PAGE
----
A few weeks ago, we wrote this post about the threats to bus services in and around Bristol and Bath: For bus users, it can feel like every day is a strike day FFS! 16.6.22. While there are specific issues in that region that impact bus services, it would be a mistake to assume that bus users aren’t being clobbered elsewhere in the country. Subsidised, mainly rural services in Thurrock are also threatened with the axe: Borough villages may lose bus services in cost-saving proposal by council 2.7.22.
The services in question are subsidised by Thurrock Council. As a result of the lockdowns in 2020/2021, passenger numbers fell and at this point in time, have not recovered to 2019 levels. That now makes them an easy target for the bean counters at a cash strapped council to eventually cut, albeit after a period of ‘consultation’ with residents in the communities who would be impacted by the withdrawal of these services. Given what’s at stake for the bean counters, you can’t blame people for thinking that the ‘consultation’ will be designed to deliver the answers they want. Namely an ‘endorsement’ for cutting or withdrawing services.
It does seem that in an age of almost ubiquitous car ownership, non-driving bus users are seen as an easy target. After all, it’s their fault for living in a remote village. That disregards that fact that a fair number of these bus users from the remote villages will be teenagers too young to drive but who need to get around. At the other end of the spectrum, there will be elderly, long standing residents who for a variety of reasons, are no longer able to drive. They find themselves having to rely on a bus service which they then discover has a very uncertain future. The cynical view is that teenagers don’t vote and that the elderly residents who find themselves stranded in the village they’ve lived in for most of their lives won’t be around much longer.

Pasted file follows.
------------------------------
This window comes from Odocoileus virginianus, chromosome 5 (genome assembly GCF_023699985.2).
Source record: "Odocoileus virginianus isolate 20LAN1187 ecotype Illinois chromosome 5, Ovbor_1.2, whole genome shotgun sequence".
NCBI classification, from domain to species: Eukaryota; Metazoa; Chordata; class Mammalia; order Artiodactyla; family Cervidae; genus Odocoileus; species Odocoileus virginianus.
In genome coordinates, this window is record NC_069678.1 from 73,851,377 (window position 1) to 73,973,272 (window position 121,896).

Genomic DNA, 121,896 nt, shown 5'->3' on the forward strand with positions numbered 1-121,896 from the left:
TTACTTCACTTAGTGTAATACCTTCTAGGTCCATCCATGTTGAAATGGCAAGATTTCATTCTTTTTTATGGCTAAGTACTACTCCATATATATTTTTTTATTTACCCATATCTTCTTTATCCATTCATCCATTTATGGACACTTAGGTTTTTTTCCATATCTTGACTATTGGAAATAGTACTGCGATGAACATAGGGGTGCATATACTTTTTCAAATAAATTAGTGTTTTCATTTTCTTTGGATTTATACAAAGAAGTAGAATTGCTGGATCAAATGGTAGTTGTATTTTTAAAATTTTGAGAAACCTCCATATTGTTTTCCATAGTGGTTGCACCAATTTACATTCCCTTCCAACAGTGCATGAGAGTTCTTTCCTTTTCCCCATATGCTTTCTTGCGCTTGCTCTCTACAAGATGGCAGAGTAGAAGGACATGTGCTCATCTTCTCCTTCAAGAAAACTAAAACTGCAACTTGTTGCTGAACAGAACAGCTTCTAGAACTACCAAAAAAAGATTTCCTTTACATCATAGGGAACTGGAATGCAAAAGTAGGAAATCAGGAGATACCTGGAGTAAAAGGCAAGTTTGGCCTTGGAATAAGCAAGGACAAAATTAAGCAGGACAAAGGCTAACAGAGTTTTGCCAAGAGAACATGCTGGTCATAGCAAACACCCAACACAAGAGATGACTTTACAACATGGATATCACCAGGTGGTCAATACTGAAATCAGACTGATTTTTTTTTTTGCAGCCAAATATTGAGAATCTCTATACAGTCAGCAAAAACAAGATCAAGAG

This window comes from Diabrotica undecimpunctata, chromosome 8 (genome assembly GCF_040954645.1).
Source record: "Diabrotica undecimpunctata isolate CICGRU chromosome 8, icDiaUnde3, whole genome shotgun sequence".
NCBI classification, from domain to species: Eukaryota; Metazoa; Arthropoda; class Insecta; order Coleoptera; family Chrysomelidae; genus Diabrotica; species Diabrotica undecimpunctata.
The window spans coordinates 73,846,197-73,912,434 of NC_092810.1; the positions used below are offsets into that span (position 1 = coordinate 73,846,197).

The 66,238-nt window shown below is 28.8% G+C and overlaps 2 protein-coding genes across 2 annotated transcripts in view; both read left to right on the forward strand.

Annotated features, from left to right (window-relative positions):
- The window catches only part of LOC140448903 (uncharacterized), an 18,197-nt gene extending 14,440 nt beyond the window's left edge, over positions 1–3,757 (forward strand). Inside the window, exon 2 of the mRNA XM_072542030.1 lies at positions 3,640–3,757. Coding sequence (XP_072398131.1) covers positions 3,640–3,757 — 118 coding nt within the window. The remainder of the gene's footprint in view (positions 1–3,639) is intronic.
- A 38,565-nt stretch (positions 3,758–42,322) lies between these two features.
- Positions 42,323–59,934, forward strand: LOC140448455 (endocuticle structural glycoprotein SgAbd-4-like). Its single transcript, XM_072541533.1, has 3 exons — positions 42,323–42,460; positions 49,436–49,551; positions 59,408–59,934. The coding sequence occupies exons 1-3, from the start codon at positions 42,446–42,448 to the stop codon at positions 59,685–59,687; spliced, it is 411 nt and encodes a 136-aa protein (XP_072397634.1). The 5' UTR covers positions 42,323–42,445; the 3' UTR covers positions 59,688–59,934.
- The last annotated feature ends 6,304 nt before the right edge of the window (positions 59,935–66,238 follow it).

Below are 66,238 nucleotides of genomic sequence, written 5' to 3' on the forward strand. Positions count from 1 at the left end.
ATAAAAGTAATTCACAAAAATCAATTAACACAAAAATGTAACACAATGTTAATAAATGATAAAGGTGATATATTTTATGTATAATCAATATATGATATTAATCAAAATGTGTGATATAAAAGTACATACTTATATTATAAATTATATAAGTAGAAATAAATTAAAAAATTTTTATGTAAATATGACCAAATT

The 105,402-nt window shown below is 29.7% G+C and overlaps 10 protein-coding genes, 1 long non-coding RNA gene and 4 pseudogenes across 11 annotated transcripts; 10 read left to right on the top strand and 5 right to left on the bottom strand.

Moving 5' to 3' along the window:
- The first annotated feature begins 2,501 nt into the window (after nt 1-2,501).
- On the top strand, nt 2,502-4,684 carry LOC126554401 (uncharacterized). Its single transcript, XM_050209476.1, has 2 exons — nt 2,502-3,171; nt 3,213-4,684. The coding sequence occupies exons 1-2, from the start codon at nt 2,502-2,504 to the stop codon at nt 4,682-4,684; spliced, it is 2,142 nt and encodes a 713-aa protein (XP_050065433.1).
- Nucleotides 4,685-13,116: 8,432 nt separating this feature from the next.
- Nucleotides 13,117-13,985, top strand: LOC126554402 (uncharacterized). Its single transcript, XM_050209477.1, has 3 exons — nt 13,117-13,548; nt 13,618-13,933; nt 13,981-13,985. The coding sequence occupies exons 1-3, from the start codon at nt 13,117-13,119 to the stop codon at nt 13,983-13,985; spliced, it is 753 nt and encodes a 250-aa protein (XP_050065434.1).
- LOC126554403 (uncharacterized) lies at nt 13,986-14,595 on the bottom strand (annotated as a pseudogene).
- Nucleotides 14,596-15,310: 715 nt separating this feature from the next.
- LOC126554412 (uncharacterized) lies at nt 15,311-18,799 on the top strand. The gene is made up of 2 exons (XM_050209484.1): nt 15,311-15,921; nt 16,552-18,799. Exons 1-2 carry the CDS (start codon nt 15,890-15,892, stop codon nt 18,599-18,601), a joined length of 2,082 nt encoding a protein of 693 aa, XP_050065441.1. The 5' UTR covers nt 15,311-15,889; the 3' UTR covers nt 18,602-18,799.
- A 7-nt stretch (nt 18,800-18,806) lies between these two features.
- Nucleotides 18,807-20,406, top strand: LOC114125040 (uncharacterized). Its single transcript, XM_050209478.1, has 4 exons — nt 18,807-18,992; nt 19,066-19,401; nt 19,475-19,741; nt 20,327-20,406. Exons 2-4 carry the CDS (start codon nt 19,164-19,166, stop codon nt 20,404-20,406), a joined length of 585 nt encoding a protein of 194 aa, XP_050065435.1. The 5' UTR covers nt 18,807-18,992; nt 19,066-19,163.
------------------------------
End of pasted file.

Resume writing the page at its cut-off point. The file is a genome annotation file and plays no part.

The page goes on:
On the one hand, in the bid to reach ‘carbon neutrality’, we’re all being urged to drive less and switch to other means of transportation. On the other hand, some of those other forms of transport such as rural bus services are facing the axe. You can’t win can you? Thurrock Council may well turn around and suggest residents in villages such as East Tilbury and Bulphan cycle instead. Aside from the fact that elderly residents may not relish the prospect of starting to ride a bike in their 70s and 80s, there’s also the question of how safe are the country lanes in Thurrock for cycling?
With their sudden twists and turns, potholes everywhere and the significant minority of drivers in Thurrock who are basically ‘nutters’, the country lanes are NOT safe. If people are expected to cycle instead of relying on buses, then safe cycling routes would need to be put in. Given that Thurrock Council is seriously strapped for cash, there’s little chance of even a single yard of a safe cycling route ever being put in. So basically, non-drivers are going to end up being stranded through no fault of their own:(